Love, Self

Women Are Attracted To Male Resting B*tch Face (Because, Science)

james franco
Hey fellas, having a bad day? Turn that frown upside down—unless you're a man in search of a girlfriend, that is. According to a study from the University of British Columbia, women are more sexually attracted to brooding men than to smiling ones.

Finally, a perfect explanation for why bad boys (or guys who look the part) make us swoon.

No surprises there, considering just how popular famously moody fictional characters like Edward Rochester, Mr. Darcy, and Edward Cullen are. That's one more point for bad boys in the ongoing nice guy versus bad boy battle.

Lead researcher Professor Jessica Tracy stated that "'Men and women respond very differently to displays of emotion, including smiles.'" She even went on to suggest that our culture and environment influences what we find sexually attractive.  This means that women find confident men more attractive because it's in our genes.

How crazy is that? So our brain pretty much translates a confident guy as a competent partner.

Ironically, the male participants thought that women who smiled were more sexually attractive than women who displayed confidence and pride. What a shocker, right? Now we know why some guys (who are total strangers, by the way) have no problem saying that we should smile. Resting b*tch face ON.

All stereotypes aside, this study is supposedly the first to report a gender difference in perceived attractiveness of smiling, pride, and shame.

To test their ideas, researchers showed a thousand adults an array of photographs of the opposite sex. Images depicted men and women grinning broadly, raising their heads, and lowering their eyes, which are universal expressions of happiness, pride, and shame, respectively.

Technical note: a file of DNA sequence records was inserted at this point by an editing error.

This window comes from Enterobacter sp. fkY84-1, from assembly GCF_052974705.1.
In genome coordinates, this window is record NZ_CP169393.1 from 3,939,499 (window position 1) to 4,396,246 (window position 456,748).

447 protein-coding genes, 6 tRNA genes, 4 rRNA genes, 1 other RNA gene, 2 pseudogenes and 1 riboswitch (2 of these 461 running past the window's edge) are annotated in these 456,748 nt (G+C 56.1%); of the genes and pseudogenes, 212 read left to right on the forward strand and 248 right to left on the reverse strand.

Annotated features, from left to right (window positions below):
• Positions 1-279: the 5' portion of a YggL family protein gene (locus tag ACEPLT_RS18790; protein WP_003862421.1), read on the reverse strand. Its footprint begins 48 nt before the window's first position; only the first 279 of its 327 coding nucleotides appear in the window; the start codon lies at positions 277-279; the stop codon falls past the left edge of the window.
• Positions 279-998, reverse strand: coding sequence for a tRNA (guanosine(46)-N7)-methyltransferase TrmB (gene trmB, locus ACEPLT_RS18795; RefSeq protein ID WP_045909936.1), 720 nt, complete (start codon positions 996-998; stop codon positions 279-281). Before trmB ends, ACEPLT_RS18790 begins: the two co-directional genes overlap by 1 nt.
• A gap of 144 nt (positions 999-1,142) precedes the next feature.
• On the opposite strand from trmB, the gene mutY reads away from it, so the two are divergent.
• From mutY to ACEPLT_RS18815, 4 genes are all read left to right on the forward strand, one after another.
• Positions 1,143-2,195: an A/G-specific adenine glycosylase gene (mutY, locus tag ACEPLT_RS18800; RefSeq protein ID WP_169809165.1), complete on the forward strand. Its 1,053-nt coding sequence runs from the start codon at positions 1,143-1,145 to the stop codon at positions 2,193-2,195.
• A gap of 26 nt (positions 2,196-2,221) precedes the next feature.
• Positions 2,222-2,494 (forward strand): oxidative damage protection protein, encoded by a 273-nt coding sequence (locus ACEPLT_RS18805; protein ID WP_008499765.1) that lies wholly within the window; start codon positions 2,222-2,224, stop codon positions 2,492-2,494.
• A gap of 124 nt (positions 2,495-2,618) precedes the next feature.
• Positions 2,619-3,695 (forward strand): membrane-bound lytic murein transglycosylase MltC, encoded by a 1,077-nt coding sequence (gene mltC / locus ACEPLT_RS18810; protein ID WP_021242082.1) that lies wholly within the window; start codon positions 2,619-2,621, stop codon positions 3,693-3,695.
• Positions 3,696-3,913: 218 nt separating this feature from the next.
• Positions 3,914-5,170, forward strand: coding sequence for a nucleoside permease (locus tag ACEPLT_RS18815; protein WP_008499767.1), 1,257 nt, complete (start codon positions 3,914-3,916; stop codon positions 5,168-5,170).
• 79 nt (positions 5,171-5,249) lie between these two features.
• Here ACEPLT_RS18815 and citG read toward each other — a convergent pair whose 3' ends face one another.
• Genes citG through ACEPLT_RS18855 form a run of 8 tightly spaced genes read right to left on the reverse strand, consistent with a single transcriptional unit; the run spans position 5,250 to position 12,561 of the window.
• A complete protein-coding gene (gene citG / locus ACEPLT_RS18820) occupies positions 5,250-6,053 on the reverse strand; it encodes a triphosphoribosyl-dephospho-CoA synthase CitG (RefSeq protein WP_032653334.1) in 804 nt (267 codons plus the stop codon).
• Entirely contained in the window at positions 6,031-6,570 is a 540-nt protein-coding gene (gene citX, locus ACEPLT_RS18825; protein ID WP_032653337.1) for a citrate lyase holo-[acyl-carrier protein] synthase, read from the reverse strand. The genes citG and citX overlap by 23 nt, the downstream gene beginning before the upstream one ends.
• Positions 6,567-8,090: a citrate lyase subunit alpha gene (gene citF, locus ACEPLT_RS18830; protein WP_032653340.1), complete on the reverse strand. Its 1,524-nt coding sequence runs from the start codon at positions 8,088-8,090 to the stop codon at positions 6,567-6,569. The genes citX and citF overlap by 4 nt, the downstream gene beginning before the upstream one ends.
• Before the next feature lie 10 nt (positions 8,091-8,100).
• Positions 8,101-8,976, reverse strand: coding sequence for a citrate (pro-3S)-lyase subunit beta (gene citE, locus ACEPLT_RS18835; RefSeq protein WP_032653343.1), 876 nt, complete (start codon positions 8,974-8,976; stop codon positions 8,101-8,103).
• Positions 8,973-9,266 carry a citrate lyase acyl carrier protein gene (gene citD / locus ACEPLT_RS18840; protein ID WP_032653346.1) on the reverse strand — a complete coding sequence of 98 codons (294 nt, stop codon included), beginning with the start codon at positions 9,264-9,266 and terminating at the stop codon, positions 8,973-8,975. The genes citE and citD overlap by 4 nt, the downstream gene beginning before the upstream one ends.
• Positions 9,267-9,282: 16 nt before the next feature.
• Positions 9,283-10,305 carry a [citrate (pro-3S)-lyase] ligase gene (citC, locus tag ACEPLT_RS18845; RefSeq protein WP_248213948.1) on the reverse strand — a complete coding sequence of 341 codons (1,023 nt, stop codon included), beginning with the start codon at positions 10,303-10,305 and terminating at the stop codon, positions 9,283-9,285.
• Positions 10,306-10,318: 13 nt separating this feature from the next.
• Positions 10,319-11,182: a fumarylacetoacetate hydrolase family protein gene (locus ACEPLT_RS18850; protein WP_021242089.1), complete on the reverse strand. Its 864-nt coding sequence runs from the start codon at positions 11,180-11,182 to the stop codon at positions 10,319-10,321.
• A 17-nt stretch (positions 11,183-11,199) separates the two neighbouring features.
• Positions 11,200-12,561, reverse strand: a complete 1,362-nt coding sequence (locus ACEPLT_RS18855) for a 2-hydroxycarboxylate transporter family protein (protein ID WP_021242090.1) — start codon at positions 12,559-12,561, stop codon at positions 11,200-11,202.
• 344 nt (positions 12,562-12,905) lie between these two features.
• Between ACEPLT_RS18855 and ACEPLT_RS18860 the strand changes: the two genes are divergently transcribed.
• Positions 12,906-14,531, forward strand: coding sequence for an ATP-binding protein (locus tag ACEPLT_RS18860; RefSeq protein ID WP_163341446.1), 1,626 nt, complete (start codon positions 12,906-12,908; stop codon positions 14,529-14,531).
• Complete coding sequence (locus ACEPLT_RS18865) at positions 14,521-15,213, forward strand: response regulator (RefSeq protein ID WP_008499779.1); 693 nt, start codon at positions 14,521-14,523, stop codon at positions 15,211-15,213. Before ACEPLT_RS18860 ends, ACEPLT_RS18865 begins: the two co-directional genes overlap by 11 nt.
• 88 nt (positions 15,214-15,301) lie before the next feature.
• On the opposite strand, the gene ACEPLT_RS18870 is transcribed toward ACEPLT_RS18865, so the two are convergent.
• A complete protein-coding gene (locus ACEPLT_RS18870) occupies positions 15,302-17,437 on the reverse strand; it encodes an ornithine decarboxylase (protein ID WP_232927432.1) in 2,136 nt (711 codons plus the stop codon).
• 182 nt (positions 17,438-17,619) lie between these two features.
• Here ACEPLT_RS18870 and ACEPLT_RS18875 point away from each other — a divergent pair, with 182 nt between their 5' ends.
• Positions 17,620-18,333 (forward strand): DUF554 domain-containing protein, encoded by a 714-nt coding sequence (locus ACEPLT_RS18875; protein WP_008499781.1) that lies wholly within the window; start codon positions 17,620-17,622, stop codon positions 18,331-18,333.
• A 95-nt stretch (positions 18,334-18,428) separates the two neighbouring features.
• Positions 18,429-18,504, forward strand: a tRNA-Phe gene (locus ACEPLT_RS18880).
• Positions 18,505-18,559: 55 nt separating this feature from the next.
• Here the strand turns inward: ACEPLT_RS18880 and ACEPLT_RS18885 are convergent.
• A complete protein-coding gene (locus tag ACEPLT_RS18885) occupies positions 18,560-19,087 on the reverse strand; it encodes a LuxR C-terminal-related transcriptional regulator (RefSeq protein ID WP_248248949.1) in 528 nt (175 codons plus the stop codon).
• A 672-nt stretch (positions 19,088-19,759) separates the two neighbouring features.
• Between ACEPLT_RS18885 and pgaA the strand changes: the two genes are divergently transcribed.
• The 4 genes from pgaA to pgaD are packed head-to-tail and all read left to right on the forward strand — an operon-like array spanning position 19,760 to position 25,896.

They even shared that the results basically reflected "traditional gender norms...that have emerged, developed and been reinforced through history." So once again, history repeats itself!

While these findings might be slightly upsetting to people who don't embody the aforementioned stereotypes, the study's authors point out that their research is more concerned with first impressions than with what makes someone a better life partner.

The participants' reactions were completely emotionally charged and had nothing to do with traits that can affect someone's vibe, like intelligence or a sense of humor.

Despite what their study showed, the authors continue emphasizing how research points to optimism and a nice personality as highly sought-after traits in relationship partners.

If anything, this research says more about culturally reinforced gender roles than about what we actually value in another person. Yes, the strong and silent type can make a guy instantly hotter, but it won't hold a woman's attention if it's not accompanied by something more substantial, like kindness.

We're not sure where we stand with this one. What do you think?


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